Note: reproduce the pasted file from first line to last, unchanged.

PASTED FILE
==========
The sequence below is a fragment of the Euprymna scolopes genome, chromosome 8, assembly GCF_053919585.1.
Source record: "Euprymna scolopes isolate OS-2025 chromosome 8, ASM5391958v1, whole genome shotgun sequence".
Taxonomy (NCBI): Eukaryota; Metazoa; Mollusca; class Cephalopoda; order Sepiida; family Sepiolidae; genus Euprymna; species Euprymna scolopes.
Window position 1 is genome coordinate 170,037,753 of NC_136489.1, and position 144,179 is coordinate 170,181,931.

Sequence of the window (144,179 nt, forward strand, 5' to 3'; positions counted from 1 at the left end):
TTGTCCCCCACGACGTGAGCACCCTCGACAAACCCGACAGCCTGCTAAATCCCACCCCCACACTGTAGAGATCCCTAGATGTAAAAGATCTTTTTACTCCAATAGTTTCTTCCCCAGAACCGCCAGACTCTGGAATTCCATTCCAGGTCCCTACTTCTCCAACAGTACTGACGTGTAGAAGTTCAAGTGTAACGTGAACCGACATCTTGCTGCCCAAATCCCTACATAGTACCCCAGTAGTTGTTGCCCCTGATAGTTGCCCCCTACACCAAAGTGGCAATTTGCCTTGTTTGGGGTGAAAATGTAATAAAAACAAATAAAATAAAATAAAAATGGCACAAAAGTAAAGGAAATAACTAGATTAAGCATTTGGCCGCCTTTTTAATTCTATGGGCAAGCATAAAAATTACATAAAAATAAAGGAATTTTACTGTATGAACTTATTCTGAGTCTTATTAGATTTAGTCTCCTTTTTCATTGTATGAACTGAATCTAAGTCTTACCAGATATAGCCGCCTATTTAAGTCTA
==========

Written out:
The sequence below is a fragment of the Euprymna scolopes genome, chromosome 8, assembly GCF_053919585.1.
Source record: "Euprymna scolopes isolate OS-2025 chromosome 8, ASM5391958v1, whole genome shotgun sequence".
Taxonomy (NCBI): Eukaryota; Metazoa; Mollusca; class Cephalopoda; order Sepiida; family Sepiolidae; genus Euprymna; species Euprymna scolopes.
Window position 1 is genome coordinate 170,037,753 of NC_136489.1, and position 144,179 is coordinate 170,181,931.

Sequence of the window (144,179 nt, forward strand, 5' to 3'; positions counted from 1 at the left end):
TTGTCCCCCACGACGTGAGCACCCTCGACAAACCCGACAGCCTGCTAAATCCCACCCCCACACTGTAGAGATCCCTAGATGTAAAAGATCTTTTTACTCCAATAGTTTCTTCCCCAGAACCGCCAGACTCTGGAATTCCATTCCAGGTCCCTACTTCTCCAACAGTACTGACGTGTAGAAGTTCAAGTGTAACGTGAACCGACATCTTGCTGCCCAAATCCCTACATAGTACCCCAGTAGTTGTTGCCCCTGATAGTTGCCCCCTACACCAAAGTGGCAATTTGCCTTGTTTGGGGTGAAAATGTAATAAAAACAAATAAAATAAAATAAAAATGGCACAAAAGTAAAGGAAATAACTAGATTAAGCATTTGGCCGCCTTTTTAATTCTATGGGCAAGCATAAAAATTACATAAAAATAAAGGAATTTTACTGTATGAACTTATTCTGAGTCTTATTAGATTTAGTCTCCTTTTTCATTGTATGAACTGAATCTAAGTCTTACCAGATATAGCCGCCTATTTAAGTCTA